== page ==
DCMS workforce now 70% ‘D’ and 30% ‘CMS’

Written by Sam Trendall on 16 January 2020 in News
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Minister reveals that the majority of the 765 civil servants devoted to a project in one policy area are focused purely on digital

Credit: Daniel Catt/CC BY-SA 2.0

The Department for Digital, Culture, Media and Sport now dedicates about 70% of its personnel resources to digital policy and projects.

As of the beginning of 2020, the department employs 1,264 civil servants. 

The majority of these – 765 – are focused solely on projects in one of the department’s four policy areas. 

Of these, more than two thirds are dedicated to digital, with 542 civil servants currently working exclusively in this area. A cumulative total of 223 work across the other three, including 116 on culture, 57 on media, and 50 on sport.

The dominance of digital is despite this being a comparatively new addition to DCMS’s workload. Having been, effectively, founded in 1992 as the Department of National Heritage, the organisation was known for 20 years as the Department for Culture, Media and Sport.


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The word ‘digital’ was only added to the organisation’s name as recently as summer 2017. This, according to the then DCMS secretary Karen Bradley, was because “half of its policy and delivery work now covers the digital sectors”.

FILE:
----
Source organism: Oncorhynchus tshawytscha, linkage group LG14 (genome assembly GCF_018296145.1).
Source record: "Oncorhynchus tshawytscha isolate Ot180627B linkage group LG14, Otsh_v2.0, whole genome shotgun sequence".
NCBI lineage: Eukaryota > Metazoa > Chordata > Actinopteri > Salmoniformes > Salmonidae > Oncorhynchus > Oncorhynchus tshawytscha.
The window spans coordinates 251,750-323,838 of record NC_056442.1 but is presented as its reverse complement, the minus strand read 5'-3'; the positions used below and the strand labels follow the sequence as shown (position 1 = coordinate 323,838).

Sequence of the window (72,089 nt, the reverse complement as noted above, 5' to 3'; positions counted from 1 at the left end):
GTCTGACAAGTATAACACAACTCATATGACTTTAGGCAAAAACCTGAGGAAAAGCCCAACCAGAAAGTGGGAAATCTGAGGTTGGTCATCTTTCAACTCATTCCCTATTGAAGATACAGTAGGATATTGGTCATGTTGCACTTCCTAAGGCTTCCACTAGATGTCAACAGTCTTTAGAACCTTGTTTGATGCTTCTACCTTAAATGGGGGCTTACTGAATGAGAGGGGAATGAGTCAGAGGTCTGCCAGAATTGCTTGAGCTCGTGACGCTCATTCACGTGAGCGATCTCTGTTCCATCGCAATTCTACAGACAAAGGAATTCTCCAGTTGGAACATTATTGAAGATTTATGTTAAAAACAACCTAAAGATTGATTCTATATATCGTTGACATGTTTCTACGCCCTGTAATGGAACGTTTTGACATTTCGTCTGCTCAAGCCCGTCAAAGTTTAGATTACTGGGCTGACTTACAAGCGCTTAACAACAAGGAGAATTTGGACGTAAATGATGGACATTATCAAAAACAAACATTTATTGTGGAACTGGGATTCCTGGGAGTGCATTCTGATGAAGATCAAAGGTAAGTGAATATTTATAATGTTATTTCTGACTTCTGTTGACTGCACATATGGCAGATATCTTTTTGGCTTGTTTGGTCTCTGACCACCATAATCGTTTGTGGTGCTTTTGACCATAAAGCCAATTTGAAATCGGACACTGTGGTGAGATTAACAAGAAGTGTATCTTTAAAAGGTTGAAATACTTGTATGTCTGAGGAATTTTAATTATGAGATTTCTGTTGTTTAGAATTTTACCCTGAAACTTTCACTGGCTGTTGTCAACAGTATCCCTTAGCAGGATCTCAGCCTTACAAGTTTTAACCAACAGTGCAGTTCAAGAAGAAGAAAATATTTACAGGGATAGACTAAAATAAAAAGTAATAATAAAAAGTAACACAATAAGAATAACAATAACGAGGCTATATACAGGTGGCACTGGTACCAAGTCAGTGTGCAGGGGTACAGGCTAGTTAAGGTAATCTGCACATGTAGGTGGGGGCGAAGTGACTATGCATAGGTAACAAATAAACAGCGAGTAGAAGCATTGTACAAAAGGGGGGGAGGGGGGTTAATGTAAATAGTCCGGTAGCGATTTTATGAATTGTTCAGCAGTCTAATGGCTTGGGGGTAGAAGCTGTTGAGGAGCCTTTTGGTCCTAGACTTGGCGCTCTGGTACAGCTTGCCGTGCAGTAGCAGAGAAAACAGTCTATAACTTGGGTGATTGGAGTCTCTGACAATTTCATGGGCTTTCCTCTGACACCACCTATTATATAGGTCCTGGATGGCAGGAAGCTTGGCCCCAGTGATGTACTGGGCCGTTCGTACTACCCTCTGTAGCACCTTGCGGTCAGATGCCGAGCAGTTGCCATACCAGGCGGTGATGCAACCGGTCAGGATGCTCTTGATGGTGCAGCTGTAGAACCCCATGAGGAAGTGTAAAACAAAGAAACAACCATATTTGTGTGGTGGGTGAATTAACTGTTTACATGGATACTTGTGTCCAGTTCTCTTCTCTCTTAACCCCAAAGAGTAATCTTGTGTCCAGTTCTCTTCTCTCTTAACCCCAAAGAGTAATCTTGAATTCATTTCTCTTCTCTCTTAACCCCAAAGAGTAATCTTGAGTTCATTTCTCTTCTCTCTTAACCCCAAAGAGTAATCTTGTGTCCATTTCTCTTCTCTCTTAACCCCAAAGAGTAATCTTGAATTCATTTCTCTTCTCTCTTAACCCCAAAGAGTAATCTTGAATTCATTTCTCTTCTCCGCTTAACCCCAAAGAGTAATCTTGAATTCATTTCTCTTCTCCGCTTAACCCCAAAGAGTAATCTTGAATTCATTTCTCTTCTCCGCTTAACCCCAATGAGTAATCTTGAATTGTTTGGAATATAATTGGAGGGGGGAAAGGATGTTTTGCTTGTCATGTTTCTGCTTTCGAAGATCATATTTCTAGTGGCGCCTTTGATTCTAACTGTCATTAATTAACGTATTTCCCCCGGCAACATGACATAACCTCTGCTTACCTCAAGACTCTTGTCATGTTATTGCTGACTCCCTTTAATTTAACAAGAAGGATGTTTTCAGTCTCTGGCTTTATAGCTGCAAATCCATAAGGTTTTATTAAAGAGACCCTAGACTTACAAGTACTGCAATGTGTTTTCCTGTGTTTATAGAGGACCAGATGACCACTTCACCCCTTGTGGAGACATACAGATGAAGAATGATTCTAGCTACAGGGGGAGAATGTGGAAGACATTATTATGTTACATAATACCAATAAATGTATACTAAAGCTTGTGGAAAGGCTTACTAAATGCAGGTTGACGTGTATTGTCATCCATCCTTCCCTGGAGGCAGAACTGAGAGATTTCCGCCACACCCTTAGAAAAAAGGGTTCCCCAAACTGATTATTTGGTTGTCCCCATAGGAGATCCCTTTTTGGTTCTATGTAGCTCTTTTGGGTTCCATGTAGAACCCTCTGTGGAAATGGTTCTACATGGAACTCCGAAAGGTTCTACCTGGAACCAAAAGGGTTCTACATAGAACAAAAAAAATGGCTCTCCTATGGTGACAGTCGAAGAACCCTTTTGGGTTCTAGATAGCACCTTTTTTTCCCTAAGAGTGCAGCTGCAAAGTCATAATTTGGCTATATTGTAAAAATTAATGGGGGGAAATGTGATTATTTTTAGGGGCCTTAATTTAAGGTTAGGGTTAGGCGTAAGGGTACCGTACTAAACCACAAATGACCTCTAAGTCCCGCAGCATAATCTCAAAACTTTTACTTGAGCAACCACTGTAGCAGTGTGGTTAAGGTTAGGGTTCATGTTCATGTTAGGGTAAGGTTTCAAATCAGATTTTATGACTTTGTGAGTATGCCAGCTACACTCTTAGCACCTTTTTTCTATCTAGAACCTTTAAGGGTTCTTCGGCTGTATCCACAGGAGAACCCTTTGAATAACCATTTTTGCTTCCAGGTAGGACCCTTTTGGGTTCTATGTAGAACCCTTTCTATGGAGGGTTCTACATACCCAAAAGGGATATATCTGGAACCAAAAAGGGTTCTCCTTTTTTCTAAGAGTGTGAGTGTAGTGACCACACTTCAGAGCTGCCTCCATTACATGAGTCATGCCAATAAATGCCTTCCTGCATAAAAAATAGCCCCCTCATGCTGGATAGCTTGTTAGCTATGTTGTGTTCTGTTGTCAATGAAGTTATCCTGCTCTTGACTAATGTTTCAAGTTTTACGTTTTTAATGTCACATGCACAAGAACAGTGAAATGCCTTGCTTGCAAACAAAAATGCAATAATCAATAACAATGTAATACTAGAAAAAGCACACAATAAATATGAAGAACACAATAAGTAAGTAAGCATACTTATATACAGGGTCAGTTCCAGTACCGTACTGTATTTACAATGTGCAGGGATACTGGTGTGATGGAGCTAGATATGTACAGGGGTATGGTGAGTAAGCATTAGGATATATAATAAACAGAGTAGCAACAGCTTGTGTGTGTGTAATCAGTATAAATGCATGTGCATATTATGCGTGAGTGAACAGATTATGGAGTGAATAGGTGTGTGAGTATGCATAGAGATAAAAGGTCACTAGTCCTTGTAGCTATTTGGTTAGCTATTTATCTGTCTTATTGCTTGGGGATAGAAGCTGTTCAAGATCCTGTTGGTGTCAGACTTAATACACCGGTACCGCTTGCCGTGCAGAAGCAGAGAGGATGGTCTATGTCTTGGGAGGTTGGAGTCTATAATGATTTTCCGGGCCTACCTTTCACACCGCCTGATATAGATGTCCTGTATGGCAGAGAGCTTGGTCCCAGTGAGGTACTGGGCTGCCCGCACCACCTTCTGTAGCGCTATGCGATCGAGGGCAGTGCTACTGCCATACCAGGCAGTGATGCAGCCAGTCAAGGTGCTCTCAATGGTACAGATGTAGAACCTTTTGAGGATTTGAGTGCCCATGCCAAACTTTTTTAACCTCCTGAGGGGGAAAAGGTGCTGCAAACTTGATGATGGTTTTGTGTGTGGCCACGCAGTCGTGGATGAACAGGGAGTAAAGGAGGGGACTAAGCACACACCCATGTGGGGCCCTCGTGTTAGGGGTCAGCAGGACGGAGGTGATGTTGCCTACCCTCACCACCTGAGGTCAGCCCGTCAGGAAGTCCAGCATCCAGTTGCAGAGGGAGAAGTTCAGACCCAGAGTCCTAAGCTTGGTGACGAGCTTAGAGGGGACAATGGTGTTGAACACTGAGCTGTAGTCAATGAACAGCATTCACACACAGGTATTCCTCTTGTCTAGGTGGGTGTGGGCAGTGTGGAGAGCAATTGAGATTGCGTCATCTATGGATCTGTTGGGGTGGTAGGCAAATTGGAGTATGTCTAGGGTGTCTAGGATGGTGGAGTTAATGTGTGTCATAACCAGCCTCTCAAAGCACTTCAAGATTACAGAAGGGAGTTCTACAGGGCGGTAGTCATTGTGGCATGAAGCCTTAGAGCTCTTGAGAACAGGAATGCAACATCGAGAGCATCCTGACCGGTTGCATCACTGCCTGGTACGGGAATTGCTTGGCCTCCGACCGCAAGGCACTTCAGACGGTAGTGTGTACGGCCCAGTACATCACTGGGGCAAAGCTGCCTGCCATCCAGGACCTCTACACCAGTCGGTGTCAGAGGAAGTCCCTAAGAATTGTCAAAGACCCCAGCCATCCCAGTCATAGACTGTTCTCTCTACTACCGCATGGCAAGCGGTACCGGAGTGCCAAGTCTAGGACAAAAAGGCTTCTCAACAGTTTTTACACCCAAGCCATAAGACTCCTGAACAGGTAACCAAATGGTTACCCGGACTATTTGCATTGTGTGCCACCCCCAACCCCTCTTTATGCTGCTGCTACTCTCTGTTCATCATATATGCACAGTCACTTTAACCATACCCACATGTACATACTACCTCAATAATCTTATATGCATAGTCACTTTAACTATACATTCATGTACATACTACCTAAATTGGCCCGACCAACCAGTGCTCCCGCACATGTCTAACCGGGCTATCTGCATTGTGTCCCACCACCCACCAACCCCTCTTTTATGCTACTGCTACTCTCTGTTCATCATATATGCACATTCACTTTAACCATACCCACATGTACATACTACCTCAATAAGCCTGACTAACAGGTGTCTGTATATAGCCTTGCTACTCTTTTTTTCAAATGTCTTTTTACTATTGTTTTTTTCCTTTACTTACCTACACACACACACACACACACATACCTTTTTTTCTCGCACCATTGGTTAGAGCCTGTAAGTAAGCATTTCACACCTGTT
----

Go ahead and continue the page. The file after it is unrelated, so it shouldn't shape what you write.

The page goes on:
Since then, the department has further expanded its technology-related remit, including taking over from the Government Digital Service responsibility for policymaking in the areas of digital identity and data.

The latter has become a particularly significant area, with DCMS currently working on the National Data Strategy, which is due to be published in the coming months.

The remaining 499 departmental staff comprise those who work in a centralised corporate function, such as human resources or finance, as well as others – such as DCMS’s Central Analytical team – whose work cuts across two or more areas. Some teams, meanwhile, are focused on areas outside of the four stated policy responsibilities; these include the Office for Civil Society, and a unit focused on gambling.

Workforce information was provided by Nigel Adams, the minister for sport, media and creative industries, in answer to a written parliamentary question from Labour MP Tracy Brabin.

 

About the author

Sam Trendall is editor of PublicTechnology

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